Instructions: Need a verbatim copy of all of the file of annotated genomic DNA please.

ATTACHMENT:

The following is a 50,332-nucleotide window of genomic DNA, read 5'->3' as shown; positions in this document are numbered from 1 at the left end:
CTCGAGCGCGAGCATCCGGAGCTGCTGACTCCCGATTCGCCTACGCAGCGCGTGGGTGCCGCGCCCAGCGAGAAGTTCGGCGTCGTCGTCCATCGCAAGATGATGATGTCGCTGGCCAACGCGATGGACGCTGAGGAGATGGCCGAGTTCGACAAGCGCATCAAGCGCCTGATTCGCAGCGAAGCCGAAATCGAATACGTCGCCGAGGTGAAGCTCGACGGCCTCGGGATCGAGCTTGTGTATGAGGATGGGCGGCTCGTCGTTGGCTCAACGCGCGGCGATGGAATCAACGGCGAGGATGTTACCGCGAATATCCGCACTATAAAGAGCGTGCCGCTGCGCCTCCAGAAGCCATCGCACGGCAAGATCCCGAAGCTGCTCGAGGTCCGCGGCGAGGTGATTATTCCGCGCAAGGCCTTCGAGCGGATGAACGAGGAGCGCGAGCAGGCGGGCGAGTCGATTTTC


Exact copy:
The following is a 50,332-nucleotide window of genomic DNA, read 5'->3' as shown; positions in this document are numbered from 1 at the left end:
CTCGAGCGCGAGCATCCGGAGCTGCTGACTCCCGATTCGCCTACGCAGCGCGTGGGTGCCGCGCCCAGCGAGAAGTTCGGCGTCGTCGTCCATCGCAAGATGATGATGTCGCTGGCCAACGCGATGGACGCTGAGGAGATGGCCGAGTTCGACAAGCGCATCAAGCGCCTGATTCGCAGCGAAGCCGAAATCGAATACGTCGCCGAGGTGAAGCTCGACGGCCTCGGGATCGAGCTTGTGTATGAGGATGGGCGGCTCGTCGTTGGCTCAACGCGCGGCGATGGAATCAACGGCGAGGATGTTACCGCGAATATCCGCACTATAAAGAGCGTGCCGCTGCGCCTCCAGAAGCCATCGCACGGCAAGATCCCGAAGCTGCTCGAGGTCCGCGGCGAGGTGATTATTCCGCGCAAGGCCTTCGAGCGGATGAACGAGGAGCGCGAGCAGGCGGGCGAGTCGATTTTC